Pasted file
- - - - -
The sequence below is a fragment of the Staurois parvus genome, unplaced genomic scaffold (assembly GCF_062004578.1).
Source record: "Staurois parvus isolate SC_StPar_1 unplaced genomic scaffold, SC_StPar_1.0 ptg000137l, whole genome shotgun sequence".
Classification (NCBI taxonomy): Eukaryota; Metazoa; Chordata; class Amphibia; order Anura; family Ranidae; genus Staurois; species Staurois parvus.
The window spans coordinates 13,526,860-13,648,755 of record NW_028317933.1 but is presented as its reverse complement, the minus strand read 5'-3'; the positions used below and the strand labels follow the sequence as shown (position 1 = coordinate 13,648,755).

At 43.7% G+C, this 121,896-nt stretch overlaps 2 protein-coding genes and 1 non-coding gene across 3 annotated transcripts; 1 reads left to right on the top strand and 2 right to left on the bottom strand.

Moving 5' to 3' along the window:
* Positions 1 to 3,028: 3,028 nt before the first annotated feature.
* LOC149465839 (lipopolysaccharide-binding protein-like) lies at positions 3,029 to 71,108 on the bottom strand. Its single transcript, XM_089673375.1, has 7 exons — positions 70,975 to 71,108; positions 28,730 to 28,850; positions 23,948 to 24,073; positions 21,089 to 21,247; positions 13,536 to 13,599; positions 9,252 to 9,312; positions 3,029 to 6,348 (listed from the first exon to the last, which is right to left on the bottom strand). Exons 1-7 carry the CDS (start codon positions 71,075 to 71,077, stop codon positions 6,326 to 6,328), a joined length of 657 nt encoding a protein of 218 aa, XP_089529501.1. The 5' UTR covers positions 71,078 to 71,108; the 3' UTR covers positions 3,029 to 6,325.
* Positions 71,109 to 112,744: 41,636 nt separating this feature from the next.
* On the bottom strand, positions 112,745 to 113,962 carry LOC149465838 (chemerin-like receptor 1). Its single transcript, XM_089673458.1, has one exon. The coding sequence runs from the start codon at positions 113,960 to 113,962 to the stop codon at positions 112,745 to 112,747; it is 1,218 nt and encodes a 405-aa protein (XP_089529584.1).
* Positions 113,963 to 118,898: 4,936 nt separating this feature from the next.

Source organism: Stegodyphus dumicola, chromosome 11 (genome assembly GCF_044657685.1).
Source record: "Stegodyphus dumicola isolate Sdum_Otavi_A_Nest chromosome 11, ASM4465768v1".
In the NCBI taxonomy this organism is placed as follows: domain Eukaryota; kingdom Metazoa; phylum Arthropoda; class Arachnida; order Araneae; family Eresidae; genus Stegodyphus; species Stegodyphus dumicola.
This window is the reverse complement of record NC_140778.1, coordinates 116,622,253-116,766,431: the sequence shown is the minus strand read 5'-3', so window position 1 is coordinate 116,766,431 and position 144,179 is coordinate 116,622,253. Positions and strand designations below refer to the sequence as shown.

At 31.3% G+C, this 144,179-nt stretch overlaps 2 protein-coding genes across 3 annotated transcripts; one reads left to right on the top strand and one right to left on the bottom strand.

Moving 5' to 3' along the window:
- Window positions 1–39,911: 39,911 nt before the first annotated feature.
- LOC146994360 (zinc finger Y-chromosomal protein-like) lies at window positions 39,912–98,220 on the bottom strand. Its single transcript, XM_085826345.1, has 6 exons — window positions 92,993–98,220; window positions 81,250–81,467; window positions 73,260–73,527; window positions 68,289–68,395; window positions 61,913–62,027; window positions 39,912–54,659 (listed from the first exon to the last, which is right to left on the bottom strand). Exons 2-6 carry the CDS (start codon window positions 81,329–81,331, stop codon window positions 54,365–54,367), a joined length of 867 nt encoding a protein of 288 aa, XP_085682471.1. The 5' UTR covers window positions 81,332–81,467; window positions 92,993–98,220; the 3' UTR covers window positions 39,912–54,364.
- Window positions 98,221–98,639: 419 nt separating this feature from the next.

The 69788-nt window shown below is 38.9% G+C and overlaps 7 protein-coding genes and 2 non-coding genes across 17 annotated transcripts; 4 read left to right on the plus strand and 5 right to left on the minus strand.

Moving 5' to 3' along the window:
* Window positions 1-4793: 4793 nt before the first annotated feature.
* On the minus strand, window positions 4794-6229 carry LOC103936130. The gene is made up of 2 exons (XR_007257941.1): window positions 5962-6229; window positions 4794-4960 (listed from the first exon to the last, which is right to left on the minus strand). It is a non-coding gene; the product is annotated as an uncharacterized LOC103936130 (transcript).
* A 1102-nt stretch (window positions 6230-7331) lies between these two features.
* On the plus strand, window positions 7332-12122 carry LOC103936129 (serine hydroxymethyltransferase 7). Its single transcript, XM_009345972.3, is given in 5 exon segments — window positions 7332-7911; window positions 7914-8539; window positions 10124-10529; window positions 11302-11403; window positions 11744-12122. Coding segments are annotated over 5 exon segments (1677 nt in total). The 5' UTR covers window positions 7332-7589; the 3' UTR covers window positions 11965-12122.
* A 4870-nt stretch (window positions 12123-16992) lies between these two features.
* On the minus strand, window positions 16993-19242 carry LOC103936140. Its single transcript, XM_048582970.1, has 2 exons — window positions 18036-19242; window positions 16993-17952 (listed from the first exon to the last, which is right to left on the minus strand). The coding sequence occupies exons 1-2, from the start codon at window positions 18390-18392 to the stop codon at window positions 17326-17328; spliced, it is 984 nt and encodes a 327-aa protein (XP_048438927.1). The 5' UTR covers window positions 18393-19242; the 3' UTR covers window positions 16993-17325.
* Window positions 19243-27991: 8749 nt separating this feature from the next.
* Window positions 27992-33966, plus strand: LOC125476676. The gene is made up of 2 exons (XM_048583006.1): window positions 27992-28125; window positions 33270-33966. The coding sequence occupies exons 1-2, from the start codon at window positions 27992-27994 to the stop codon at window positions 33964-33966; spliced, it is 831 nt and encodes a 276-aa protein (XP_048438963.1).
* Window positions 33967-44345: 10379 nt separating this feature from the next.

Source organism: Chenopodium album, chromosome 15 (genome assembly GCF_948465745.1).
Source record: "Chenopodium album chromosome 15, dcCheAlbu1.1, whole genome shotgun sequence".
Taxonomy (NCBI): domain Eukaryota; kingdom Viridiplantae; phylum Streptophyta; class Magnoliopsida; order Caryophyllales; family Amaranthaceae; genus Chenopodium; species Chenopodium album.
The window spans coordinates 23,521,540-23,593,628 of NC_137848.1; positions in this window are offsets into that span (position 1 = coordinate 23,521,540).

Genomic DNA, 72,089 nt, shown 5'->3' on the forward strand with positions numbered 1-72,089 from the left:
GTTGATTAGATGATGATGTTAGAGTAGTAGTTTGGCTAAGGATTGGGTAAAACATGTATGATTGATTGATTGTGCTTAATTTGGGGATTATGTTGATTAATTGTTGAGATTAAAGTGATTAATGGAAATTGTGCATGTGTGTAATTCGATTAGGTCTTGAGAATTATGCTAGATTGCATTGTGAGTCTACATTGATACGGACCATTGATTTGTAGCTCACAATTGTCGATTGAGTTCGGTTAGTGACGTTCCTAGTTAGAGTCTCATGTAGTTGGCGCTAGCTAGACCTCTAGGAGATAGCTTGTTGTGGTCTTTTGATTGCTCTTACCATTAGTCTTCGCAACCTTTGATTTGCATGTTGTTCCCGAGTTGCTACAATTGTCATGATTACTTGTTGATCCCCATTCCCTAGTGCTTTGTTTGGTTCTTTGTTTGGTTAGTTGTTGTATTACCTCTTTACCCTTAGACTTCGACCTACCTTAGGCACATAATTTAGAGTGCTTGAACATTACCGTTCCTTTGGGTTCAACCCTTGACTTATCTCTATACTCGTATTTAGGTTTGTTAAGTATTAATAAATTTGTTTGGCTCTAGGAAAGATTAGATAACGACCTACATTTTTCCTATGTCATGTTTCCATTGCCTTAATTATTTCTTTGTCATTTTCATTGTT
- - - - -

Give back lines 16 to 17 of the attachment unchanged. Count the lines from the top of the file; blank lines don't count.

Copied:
At 31.3% G+C, this 144,179-nt stretch overlaps 2 protein-coding genes across 3 annotated transcripts; one reads left to right on the top strand and one right to left on the bottom strand.

Moving 5' to 3' along the window: